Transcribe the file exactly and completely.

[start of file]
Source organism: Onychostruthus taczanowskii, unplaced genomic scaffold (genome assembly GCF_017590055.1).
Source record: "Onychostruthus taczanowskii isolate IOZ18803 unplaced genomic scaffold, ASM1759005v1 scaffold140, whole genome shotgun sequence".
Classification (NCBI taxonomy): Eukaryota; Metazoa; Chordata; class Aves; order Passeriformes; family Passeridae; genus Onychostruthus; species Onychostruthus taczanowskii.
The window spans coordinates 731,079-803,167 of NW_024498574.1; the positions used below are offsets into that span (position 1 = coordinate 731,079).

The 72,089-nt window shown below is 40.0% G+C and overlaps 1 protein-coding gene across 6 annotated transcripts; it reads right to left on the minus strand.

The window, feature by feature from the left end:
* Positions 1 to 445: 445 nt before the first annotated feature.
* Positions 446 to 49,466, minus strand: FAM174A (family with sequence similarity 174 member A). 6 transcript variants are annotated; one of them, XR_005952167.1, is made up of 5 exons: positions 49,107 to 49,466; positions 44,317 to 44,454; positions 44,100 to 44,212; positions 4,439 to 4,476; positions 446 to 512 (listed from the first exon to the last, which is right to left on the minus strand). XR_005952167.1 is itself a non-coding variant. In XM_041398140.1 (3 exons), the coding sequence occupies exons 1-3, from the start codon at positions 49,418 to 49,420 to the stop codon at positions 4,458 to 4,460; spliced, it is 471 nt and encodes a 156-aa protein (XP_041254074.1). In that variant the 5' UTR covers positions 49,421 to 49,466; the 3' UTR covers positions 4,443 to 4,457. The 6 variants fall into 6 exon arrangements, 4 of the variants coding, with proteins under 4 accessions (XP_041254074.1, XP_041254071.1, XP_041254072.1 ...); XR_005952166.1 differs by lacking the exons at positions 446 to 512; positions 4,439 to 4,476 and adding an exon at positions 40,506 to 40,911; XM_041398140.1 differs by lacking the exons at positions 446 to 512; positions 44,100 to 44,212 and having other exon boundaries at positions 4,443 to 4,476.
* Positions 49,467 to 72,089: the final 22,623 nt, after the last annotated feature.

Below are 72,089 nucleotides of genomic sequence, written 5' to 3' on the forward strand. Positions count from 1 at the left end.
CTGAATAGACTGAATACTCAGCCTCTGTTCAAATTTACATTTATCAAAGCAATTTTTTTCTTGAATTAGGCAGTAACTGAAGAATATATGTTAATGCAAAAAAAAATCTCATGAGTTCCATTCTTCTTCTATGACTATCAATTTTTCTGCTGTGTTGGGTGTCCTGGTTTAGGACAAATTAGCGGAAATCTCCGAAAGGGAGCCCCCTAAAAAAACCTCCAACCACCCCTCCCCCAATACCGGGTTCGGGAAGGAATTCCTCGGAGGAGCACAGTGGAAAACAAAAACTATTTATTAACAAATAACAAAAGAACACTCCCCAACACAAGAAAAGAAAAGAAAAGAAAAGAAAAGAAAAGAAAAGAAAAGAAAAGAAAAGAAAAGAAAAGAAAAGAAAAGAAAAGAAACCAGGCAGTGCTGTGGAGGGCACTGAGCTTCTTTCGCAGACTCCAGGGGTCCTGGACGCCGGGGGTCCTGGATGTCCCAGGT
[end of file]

Source organism: Onychostruthus taczanowskii, unplaced genomic scaffold (genome assembly GCF_017590055.1).
Source record: "Onychostruthus taczanowskii isolate IOZ18803 unplaced genomic scaffold, ASM1759005v1 scaffold140, whole genome shotgun sequence".
Classification (NCBI taxonomy): Eukaryota; Metazoa; Chordata; class Aves; order Passeriformes; family Passeridae; genus Onychostruthus; species Onychostruthus taczanowskii.
The window spans coordinates 731,079-803,167 of NW_024498574.1; the positions used below are offsets into that span (position 1 = coordinate 731,079).

The 72,089-nt window shown below is 40.0% G+C and overlaps 1 protein-coding gene across 6 annotated transcripts; it reads right to left on the minus strand.

The window, feature by feature from the left end:
* Positions 1 to 445: 445 nt before the first annotated feature.
* Positions 446 to 49,466, minus strand: FAM174A (family with sequence similarity 174 member A). 6 transcript variants are annotated; one of them, XR_005952167.1, is made up of 5 exons: positions 49,107 to 49,466; positions 44,317 to 44,454; positions 44,100 to 44,212; positions 4,439 to 4,476; positions 446 to 512 (listed from the first exon to the last, which is right to left on the minus strand). XR_005952167.1 is itself a non-coding variant. In XM_041398140.1 (3 exons), the coding sequence occupies exons 1-3, from the start codon at positions 49,418 to 49,420 to the stop codon at positions 4,458 to 4,460; spliced, it is 471 nt and encodes a 156-aa protein (XP_041254074.1). In that variant the 5' UTR covers positions 49,421 to 49,466; the 3' UTR covers positions 4,443 to 4,457. The 6 variants fall into 6 exon arrangements, 4 of the variants coding, with proteins under 4 accessions (XP_041254074.1, XP_041254071.1, XP_041254072.1 ...); XR_005952166.1 differs by lacking the exons at positions 446 to 512; positions 4,439 to 4,476 and adding an exon at positions 40,506 to 40,911; XM_041398140.1 differs by lacking the exons at positions 446 to 512; positions 44,100 to 44,212 and having other exon boundaries at positions 4,443 to 4,476.
* Positions 49,467 to 72,089: the final 22,623 nt, after the last annotated feature.

Below are 72,089 nucleotides of genomic sequence, written 5' to 3' on the forward strand. Positions count from 1 at the left end.
CTGAATAGACTGAATACTCAGCCTCTGTTCAAATTTACATTTATCAAAGCAATTTTTTTCTTGAATTAGGCAGTAACTGAAGAATATATGTTAATGCAAAAAAAAATCTCATGAGTTCCATTCTTCTTCTATGACTATCAATTTTTCTGCTGTGTTGGGTGTCCTGGTTTAGGACAAATTAGCGGAAATCTCCGAAAGGGAGCCCCCTAAAAAAACCTCCAACCACCCCTCCCCCAATACCGGGTTCGGGAAGGAATTCCTCGGAGGAGCACAGTGGAAAACAAAAACTATTTATTAACAAATAACAAAAGAACACTCCCCAACACAAGAAAAGAAAAGAAAAGAAAAGAAAAGAAAAGAAAAGAAAAGAAAAGAAAAGAAAAGAAAAGAAAAGAAAAGAAAAGAAACCAGGCAGTGCTGTGGAGGGCACTGAGCTTCTTTCGCAGACTCCAGGGGTCCTGGACGCCGGGGGTCCTGGATGTCCCAGGT